The object of this game is to get your car, the red car, out of the traffic jam and through the exit. In order to make the escape, the other cars and trucks must be moved out of the way of your car.
Coming up with a game plan, a strategy, is very important for achieving success when playing this game. First, students will need to take a minute to determine the problem; in other words, they will need to decide which vehicles must be moved and which should remain at the original locations. Second, students should try to imagine the necessary moves. Can they create a clear, one-way path, or will their cars need to travel to the exit one or two spaces at a time? Next, students will carry out their plans. They may find they are working by trial and error, or they may find their strategies need some revision. On the other hand, their strategies could be very successful, and students may want to consider whether that same plan will work at a more difficult level. As you can see, each step in the playing process involves the skills necessary for any problem solving application. I was intrigued by finding a way to master this game. How many moves does it take to escape the rush hour traffic? How does this relate to the number of vehicles in the traffic jam? How does the number of cars versus the number of trucks affect my car's escape? These are just some of the questions I tried solving. Students will probably formulate more!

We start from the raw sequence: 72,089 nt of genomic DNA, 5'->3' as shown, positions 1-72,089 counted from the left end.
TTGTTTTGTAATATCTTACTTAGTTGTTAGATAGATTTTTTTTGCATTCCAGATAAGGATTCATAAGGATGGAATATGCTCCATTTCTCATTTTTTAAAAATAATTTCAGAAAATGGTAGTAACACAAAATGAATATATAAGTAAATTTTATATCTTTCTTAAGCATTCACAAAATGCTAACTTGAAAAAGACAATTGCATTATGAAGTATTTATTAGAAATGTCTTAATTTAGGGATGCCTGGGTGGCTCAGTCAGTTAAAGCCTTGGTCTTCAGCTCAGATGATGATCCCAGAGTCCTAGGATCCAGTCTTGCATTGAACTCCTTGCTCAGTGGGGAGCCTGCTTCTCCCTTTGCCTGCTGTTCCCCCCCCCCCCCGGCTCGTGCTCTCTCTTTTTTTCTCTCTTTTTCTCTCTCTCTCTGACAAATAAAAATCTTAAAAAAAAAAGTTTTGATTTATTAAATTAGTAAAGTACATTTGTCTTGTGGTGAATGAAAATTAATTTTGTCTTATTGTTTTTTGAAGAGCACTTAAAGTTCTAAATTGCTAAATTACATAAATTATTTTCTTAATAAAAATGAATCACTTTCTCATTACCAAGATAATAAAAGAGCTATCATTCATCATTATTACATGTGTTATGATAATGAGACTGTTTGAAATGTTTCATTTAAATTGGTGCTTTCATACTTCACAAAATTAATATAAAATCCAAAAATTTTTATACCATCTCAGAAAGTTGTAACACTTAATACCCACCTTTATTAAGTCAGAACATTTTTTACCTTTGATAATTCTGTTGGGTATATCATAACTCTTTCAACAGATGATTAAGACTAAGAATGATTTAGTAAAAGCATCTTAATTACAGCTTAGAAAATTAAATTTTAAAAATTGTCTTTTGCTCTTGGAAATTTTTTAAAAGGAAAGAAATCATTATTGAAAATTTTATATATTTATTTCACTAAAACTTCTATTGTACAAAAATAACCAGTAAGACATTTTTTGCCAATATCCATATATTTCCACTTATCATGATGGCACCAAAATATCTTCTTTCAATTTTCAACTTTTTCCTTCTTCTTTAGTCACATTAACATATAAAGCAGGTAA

Choose your desired level of difficulty from the drop-down list on the right-hand side. Then, begin moving vehicles out of your car's path by clicking and dragging the pointer. Move your car through the exit to win the game. Choose another level to play again, if you wish.
Play Rush Hour